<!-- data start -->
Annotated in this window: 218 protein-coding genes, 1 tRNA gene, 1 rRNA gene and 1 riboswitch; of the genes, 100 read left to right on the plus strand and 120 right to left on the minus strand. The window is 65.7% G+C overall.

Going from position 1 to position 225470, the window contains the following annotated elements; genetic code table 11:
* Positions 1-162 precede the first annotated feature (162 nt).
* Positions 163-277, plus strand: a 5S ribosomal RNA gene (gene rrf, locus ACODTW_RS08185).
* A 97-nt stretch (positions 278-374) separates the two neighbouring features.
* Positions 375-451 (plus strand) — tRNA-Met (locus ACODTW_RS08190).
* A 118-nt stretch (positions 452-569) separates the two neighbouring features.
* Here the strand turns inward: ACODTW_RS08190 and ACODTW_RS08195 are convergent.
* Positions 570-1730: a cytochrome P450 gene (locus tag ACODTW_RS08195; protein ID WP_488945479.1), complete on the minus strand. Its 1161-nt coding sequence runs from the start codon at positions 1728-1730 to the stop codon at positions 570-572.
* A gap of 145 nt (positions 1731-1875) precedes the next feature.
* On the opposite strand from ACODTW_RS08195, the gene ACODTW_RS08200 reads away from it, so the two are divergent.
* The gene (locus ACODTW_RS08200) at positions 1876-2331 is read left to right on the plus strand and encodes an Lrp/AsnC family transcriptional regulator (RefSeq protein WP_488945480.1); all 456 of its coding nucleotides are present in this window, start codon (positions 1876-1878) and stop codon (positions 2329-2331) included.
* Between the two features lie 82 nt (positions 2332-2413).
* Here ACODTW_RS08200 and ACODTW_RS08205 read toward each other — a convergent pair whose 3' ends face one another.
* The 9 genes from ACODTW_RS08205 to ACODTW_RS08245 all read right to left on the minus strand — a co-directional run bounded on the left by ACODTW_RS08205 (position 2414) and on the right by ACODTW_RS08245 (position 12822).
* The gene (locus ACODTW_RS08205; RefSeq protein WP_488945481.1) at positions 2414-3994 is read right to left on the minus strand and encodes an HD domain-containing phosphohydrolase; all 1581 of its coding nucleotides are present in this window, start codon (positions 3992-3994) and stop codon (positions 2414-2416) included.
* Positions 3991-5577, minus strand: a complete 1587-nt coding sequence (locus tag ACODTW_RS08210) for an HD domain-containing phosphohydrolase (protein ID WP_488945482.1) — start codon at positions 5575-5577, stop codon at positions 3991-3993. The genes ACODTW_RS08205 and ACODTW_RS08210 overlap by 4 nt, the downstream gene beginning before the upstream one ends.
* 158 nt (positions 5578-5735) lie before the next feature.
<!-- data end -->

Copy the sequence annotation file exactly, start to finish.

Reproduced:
Annotated in this window: 218 protein-coding genes, 1 tRNA gene, 1 rRNA gene and 1 riboswitch; of the genes, 100 read left to right on the plus strand and 120 right to left on the minus strand. The window is 65.7% G+C overall.

Going from position 1 to position 225470, the window contains the following annotated elements; genetic code table 11:
* Positions 1-162 precede the first annotated feature (162 nt).
* Positions 163-277, plus strand: a 5S ribosomal RNA gene (gene rrf, locus ACODTW_RS08185).
* A 97-nt stretch (positions 278-374) separates the two neighbouring features.
* Positions 375-451 (plus strand) — tRNA-Met (locus ACODTW_RS08190).
* A 118-nt stretch (positions 452-569) separates the two neighbouring features.
* Here the strand turns inward: ACODTW_RS08190 and ACODTW_RS08195 are convergent.
* Positions 570-1730: a cytochrome P450 gene (locus tag ACODTW_RS08195; protein ID WP_488945479.1), complete on the minus strand. Its 1161-nt coding sequence runs from the start codon at positions 1728-1730 to the stop codon at positions 570-572.
* A gap of 145 nt (positions 1731-1875) precedes the next feature.
* On the opposite strand from ACODTW_RS08195, the gene ACODTW_RS08200 reads away from it, so the two are divergent.
* The gene (locus ACODTW_RS08200) at positions 1876-2331 is read left to right on the plus strand and encodes an Lrp/AsnC family transcriptional regulator (RefSeq protein WP_488945480.1); all 456 of its coding nucleotides are present in this window, start codon (positions 1876-1878) and stop codon (positions 2329-2331) included.
* Between the two features lie 82 nt (positions 2332-2413).
* Here ACODTW_RS08200 and ACODTW_RS08205 read toward each other — a convergent pair whose 3' ends face one another.
* The 9 genes from ACODTW_RS08205 to ACODTW_RS08245 all read right to left on the minus strand — a co-directional run bounded on the left by ACODTW_RS08205 (position 2414) and on the right by ACODTW_RS08245 (position 12822).
* The gene (locus ACODTW_RS08205; RefSeq protein WP_488945481.1) at positions 2414-3994 is read right to left on the minus strand and encodes an HD domain-containing phosphohydrolase; all 1581 of its coding nucleotides are present in this window, start codon (positions 3992-3994) and stop codon (positions 2414-2416) included.
* Positions 3991-5577, minus strand: a complete 1587-nt coding sequence (locus tag ACODTW_RS08210) for an HD domain-containing phosphohydrolase (protein ID WP_488945482.1) — start codon at positions 5575-5577, stop codon at positions 3991-3993. The genes ACODTW_RS08205 and ACODTW_RS08210 overlap by 4 nt, the downstream gene beginning before the upstream one ends.
* 158 nt (positions 5578-5735) lie before the next feature.